Paige’s debut fantasy Draigon Weather is a tightly-woven, trope-flipping tale of two people caught in the gendered expectations of their regressive society. I found it original, compelling and can’t wait to see where she takes the story next. Here is Paige in her own words on her love of fantasy, the challenges facing feminism and why you should give her book a go!
Have you always been interested in fantasy as a genre?
Yes! Ever since I can remember! I was trying to think of the first Fantasy book I read, and I kept going back and back, and every book I can recall loving, even in my childhood, has a fantastic element to it.
Something about the genre draws me. Perhaps it’s the way any story is possible, from any point of view, told in any way it needs to be told, without the constraint of ‘real world’ considerations. Of course, a good fantasy story must have its own internal logic, or it becomes really annoying to read. But within that, there is so much room to explore morality and religion, and societal concerns, mostly without getting people tripping into partisanship, because it’s ‘just fantasy’. I think that’s the great power of the genre. It sneaks up on you.
Plus, dragons. I love dragons.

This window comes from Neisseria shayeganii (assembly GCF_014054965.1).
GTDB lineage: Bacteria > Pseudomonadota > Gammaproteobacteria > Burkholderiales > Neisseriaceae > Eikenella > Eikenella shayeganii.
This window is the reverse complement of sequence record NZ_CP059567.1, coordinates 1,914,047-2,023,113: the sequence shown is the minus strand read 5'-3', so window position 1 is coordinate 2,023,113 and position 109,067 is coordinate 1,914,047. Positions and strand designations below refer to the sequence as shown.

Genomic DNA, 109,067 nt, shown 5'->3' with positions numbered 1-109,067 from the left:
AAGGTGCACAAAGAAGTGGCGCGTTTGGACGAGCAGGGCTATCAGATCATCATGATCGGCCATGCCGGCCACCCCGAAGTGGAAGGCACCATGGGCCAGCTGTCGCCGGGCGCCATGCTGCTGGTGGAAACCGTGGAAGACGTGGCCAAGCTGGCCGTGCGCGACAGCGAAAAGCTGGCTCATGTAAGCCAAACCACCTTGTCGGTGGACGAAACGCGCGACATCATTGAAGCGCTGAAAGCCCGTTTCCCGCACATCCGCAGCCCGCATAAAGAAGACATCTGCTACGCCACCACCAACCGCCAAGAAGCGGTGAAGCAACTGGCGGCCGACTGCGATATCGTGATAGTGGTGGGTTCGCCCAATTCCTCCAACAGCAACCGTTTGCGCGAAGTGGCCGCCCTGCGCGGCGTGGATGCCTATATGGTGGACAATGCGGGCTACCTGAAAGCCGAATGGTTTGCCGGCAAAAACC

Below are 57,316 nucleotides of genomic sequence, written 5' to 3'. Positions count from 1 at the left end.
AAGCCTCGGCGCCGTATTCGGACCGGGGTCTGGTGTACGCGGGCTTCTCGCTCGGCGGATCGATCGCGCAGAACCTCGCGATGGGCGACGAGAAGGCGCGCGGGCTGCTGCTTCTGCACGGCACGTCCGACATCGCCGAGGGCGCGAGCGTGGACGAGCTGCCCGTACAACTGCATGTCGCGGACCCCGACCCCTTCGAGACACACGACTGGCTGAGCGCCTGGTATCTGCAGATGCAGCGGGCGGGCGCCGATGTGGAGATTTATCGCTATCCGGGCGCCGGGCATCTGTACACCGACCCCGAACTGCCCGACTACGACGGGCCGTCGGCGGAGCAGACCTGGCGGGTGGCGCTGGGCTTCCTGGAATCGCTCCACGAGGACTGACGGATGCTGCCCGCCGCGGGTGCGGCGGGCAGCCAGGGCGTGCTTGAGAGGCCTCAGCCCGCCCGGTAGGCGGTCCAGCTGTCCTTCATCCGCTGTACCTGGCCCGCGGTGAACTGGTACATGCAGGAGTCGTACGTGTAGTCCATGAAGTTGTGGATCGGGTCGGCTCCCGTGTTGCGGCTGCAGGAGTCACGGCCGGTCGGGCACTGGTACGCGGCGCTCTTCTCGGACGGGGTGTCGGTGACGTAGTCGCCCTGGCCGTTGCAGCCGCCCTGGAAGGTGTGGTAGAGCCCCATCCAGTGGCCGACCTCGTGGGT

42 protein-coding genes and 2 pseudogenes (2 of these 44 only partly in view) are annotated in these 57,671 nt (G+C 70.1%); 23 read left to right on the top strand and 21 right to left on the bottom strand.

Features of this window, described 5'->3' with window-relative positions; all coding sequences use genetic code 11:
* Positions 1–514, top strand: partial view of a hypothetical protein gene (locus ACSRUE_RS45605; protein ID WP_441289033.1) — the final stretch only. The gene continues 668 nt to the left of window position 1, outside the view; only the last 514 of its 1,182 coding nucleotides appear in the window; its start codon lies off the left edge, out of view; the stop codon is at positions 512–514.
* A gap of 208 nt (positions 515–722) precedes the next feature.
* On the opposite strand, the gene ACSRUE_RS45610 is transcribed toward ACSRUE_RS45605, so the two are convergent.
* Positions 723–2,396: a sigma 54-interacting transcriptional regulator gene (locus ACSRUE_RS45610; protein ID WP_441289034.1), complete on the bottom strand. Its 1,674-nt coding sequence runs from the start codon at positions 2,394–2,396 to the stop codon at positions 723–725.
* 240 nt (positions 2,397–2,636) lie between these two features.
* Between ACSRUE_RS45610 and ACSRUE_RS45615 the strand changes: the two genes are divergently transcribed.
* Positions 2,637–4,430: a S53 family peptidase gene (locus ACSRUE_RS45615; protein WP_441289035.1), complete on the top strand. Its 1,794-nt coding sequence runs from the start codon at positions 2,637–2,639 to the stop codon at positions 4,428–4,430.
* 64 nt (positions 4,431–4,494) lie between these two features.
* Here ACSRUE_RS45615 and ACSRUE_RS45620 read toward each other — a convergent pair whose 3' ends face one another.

What genre tropes would you like to see retired/what unexplored avenues would you like to see the genre tackle?
This is a tough one because some tropes exist to give the reader an anchor in a strange new world. But I’d really like to see the death of the Great White Hope Trope – the perfect stranger in a strange land who sweeps in and understands the ‘exotic’ culture in 4 days and then becomes savior of the world. Enough already.
But the big one is rape as a motivator. Gads, I am so over that. Yes, you can create a world where sexual assault is, as it is in our world, an unwelcome part of culture, but it should never be the only driving force for action of a character. That just makes me want to throw a book across the room.
I want to see women everywhere, doing everything, for clear motivations. Women with energy and depth. Women of all weights and heights and ages and backgrounds and religions and colors and a love of eating all things crunchy.
Draigon Weather is set in a society which oppresses women both socially and intellectually. Why did you choose to depict this kind of world and what do you want readers to take away with them?
What a great question! The premise for Draigon Weather started with a simple idea, what if the girl chained to the rock awaiting to be eaten by the dragon, wants to be there? Why would that be the case? To answer that question, I had to create a society in which that situation would arise in the first place.
More than that, I wanted to hold a mirror to our modern world and give a glimpse behind the veil. We live in a world where women are oppressed, across all societies, to greater or lesser degrees. And yet, there are and always have been, women in the shadows, working to learn and grow, and help each other. Intelligent women take risks, find ways to share knowledge, and raise each other up. It happens each day, everywhere. Strong women have always been behind the scenes, making the world go, since time began. When women have other women, we can get through a lot, create and discover and build toward the future. I wanted to show women and girls that they always have power and worth, even when everyone around them tells them that they don’t.